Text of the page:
Iontophoretic Delivery of 5-Aminolevulinic Acid (ALA): Effect of pH
- 150 Downloads
Purpose. To examine the iontophoretic delivery of ALA as a function of pH and to determine the principal mechanisms responsible for its electrotransport.
Methods. Anodal iontophoretic transport of ALA was measured as a function of its concentration and pH of the donor solution. Experiments were performed in vitro using skin excised from porcine ears as the membrane. To deduce mechanism, the concomitant transport of the electroosmotic marker, mannitol, was also assessed.
Results. ALA iontophoresis at pH 7.4 is a linear function of concentration over the range 1-100 mM. The mechanism was deduced to be electroosmosis. By reducing the pH from 7.4 to 4.0, the dominant mechanism of ALA transport was shifted from electroosmosis to electrorepulsion as the skin's net negative charge was progressively neutralized. However, the total delivery of the compound was not altered by lowering the pH suggesting that the increased electrorepulsive contribution was essentially balanced by the concomitantly reduced electroosmosis.
Conclusions. Significant ALA delivery at pH 7.4 can be achieved by increasing the drug concentration in the anodal formulation to 100 mM. Lowering the pH does not result in increased ALA transport. Alternative strategies are therefore required to maximize and optimize ALA delivery by iontophoresis.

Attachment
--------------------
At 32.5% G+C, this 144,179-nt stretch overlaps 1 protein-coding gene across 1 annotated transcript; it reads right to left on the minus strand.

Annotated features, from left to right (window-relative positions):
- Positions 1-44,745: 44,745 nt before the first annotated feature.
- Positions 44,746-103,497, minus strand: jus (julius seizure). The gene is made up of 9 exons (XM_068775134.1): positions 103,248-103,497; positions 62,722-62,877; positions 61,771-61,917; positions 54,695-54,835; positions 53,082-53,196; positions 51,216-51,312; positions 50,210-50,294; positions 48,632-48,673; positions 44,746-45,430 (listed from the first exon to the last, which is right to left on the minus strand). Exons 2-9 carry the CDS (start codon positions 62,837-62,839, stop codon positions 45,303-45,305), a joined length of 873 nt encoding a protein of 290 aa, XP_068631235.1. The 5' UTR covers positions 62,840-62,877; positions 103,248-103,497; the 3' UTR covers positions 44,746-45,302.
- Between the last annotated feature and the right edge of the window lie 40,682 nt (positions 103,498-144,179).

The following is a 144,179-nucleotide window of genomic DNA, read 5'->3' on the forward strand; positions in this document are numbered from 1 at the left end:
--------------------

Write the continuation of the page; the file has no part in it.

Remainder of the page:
Unable to display preview. Download preview PDF.
- 1.A. Marti, N. Lange, H. Van den Bergh, D. Sedmera, P. Jichlinski, and K. Kucera. Optimization of the formation and distribution of protoporphyrin IX in the urothelium: an in vitro approach. J. Urology 162:546-552 (1999).Google Scholar
- 2.K. Svanberg, T. Anderson, D. Killander, I. Wang, U. Stenram, S. Andersson-Engels, R. Berg, J. Johansson, and S. Svanberg. Photodynamic therapy of non-melanoma malignant tumours of the skin using topical δ-amino levulinic acid sensitization and laser irradiation. Br. J. Dermatol. 130:743-751 (1994).Google Scholar
- 3.S. Lang, R. Baumgartner, R. Struck, A. Leunig, R. Gutmann, and J. Feyh. Photodynamic diagnosis and therapy of neoplasms of the facial skin after topical administration of 5-aminolevulinic acid. Larynorhinootologie 74:85-89 (1995).Google Scholar
- 4.C. Fritsch, P. Lehmann, W. Stahl, K. W. Schulte, E. Blohm, K. Lang, H. Sies, and T. Ruzicka. Optimum porphyrin accumulation in epithelial skin tumours and psoriatic lesions after topical application of γ-aminolaevulinic acid. Br. J. Cancer 79:1603-1608 (1999).Google Scholar
- 5.J. C. Kennedy, R. H. Pottier, and D. C. Pross. Photodynamic therapy with endogenous protoporphyrin IX: Basic principles and present clinical experience. J. Photochem. Photobiol. B. 6: 143-148 (1990).Google Scholar
- 6.F. Cairnduff, M. Stringer, E. Hudson, D. Ashand, and S. Brown. Superficial photodynamic therapy with topical 5-aminolevulinic acid for superficial primary and secondary skin cancer. Br. J. Cancer 69:605-608 (1994).Google Scholar
- 7.F. S. De Rosa, J. M. Marchetti, J. A. Thomazini, A. C. Tedesco, and M. V. L. B. Bentley. A vehicle for photodynamic therapy of skin cancer: Influence of dimethylsulphoxide on 5-aminolevulinic acid in vitro cutaneous permeation and in vivo protoporphyrin IX accumulation determined by confocal microscopy. J. Control. Release 65:359-366 (2000)Google Scholar